Almost a year after my first try at switching to an Android-based phone, I’m at it again. I’ve had a Nexus S since Christmas Eve and have been using it as my only phone. I bought it from Best Buy for $199 with a new two-year contract from T-Mobile.
My initial impulse is to spend some time writing a detailed post like the one about the Droid, but I’m afraid that I’ll either never finish it or I’ll go on for so long that no one will read it. So, I’ll make a shorter post of this about my initial impressions of the handset itself, and write about other parts of the phone in follow-up posts.
(Update 12/31/2010: I’ve been posted one of those follow-ups, and added a link to it at the bottom of this post. I’ll do the same for other related posts, so check back here for updates.)
The phone is physically nice. The device is just a bit too plasticky, in my opinion, similar to the way that the iPhone 3G and 3GS are. I imagine this contributes positively to the weight of the phone, which is very light in the hand. It’s noticeably lighter than my iPhone 3GS and much more comfortable in this regard than the original Droid.
The Nexus S has an ever-so-slight inward curve to its face, which is both comfortable and attractive. The face of the phone is even more minimalist that the iPhone: it has absolutely no buttons and only a hint of the speaker, front-facing camera and light sensor. While I miss the main button from the iPhone to activate the Nexus S, I think the face of the phone is sexy.
The back appears almost piano black, but actually has a very slight almost-carbon-fiber pattern to it on close inspection. It’s adorned with simple, tasteful “Google” and “Samsung” logos, shunning the “fine print” of the iPhones I’ve had. Other than that, the camera, LED flash and what appears to be a speaker or rear mic are all that are apparent on the back. There is a slight bump to the back of the device, which seems to be in vogue these days. This one is at the bottom of the phone rather than the top, and it is comfortable in practice. The back comes off with some effort, providing access to the user-replaceable, rechargeable battery and the SIM card slot.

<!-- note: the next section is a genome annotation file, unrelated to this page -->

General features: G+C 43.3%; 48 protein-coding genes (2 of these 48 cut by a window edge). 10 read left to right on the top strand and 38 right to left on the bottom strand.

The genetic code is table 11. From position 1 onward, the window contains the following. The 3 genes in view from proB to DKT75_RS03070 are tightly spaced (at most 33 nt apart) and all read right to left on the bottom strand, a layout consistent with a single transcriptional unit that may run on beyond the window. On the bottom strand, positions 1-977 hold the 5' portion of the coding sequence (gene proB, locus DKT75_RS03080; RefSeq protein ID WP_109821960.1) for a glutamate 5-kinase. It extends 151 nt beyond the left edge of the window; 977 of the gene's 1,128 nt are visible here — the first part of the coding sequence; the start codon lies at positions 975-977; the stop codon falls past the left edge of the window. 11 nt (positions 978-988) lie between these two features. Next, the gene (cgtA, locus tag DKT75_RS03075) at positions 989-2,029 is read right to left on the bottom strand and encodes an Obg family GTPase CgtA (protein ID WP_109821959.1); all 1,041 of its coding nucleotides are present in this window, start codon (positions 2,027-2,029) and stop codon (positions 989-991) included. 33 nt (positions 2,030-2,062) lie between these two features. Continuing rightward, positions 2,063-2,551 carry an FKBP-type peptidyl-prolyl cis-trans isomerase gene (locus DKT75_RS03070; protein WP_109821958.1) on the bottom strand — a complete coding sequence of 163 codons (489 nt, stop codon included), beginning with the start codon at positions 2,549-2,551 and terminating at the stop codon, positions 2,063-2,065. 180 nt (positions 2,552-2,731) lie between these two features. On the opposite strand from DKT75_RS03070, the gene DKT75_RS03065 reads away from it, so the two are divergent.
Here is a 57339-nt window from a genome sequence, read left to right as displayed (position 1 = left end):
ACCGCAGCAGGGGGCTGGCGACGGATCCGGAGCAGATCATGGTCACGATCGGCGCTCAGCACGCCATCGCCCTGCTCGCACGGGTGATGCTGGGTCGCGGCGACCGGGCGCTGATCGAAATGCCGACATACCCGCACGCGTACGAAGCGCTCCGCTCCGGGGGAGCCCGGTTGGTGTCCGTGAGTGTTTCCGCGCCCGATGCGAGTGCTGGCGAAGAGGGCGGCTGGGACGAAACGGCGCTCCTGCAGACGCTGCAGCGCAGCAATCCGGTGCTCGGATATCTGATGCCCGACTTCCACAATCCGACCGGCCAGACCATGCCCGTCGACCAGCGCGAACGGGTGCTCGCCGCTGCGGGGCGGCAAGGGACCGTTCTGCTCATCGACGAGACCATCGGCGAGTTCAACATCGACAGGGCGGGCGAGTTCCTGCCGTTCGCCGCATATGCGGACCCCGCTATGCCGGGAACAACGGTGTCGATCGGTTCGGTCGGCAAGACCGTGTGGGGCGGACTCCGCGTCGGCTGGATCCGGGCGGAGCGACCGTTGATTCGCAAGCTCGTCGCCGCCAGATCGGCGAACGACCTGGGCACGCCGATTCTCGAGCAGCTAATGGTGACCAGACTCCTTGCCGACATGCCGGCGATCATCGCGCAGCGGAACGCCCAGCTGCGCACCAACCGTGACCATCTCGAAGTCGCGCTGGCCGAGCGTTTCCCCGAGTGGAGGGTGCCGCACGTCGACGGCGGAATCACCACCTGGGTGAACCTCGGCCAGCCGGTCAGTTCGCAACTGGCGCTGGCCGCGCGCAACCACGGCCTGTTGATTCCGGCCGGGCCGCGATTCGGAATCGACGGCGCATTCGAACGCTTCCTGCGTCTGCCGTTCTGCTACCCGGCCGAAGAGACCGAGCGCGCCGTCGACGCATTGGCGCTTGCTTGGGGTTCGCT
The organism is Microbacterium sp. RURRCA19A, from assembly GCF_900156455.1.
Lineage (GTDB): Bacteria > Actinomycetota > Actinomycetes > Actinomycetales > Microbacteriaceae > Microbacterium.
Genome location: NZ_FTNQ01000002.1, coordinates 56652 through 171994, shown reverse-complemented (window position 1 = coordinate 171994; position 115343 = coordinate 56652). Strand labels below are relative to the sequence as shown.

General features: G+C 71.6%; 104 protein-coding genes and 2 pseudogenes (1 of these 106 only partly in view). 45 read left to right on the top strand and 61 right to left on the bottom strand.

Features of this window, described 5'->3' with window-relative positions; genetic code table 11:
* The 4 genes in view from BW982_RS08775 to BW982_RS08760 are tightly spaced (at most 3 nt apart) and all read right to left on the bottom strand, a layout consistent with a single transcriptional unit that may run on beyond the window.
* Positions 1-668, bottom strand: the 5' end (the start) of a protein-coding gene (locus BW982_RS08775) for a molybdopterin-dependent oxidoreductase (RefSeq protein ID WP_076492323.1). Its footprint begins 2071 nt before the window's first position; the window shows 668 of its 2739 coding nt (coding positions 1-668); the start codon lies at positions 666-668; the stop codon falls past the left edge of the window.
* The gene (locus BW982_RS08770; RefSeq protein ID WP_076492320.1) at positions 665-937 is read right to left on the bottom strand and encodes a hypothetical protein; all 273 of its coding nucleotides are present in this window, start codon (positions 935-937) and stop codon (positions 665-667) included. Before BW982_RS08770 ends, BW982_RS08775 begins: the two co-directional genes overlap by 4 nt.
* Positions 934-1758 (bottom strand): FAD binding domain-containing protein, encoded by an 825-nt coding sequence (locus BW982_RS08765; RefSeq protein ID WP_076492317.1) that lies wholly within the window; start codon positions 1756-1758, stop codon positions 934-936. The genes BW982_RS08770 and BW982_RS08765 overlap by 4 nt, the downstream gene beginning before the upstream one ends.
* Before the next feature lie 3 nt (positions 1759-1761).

There are two buttons on the sides: the power button on the right and volume rockers on the left. There’s a Micro-USB plug and headphone jack on the bottom. Very minimalistic. Missing are the four physical buttons and trackball/pad that are standard on every Android device I’ve used. Samsung has chosen to make the buttons soft buttons that appear only when the phone is activated–a nice touch. The other control, which is a trackball on the Nexus One, is gone completely. The newest version of Android, 2.3 or Gingerbread, provides software mechanisms to do text selection, so the trackball is unnecessary. I always thought that control seemed out-of-place on a touchscreen phone, so I’m happy to see its elimination.
One aspect I loved about the Droid last year was its screen. What a difference a year makes! I had the opportunity to use the Nexus S side-by-side with the Droid, and the Nexus S’s screen is better in every regard. The screen is bright, detailed and responds well to touch input. Unfortunately, it’s not up to the comparison with the iPhone 4’s higher resolution Retina Display. So, while the screen was the biggest physical factor in favor of the Droid versus the then-current iPhone 3GS, this year’s iPhone handily wins over this new flagship Android device.
Miscellany: The speaker is acceptably loud–louder than the iPhone 3GS. Call quality is good on the T-Mobile network, and I perceive it to be slightly better than the AT&T-powered iPhone. I haven’t used the camera. As I said in my post about the Droid, I carry a small camera with me almost everywhere and have little use for poor-quality phone cameras.
Overall, I’d say the Nexus S acquits itself well in the handling department. It took some getting used to the power button being on the side, but it is otherwise comfortable and attractive. I’d place it solidly above the iPhone 3GS but behind the impressive iPhone 4 form factor. There’s no comparison to the original Droid I had last year; the Nexus S is hands-down a better handset.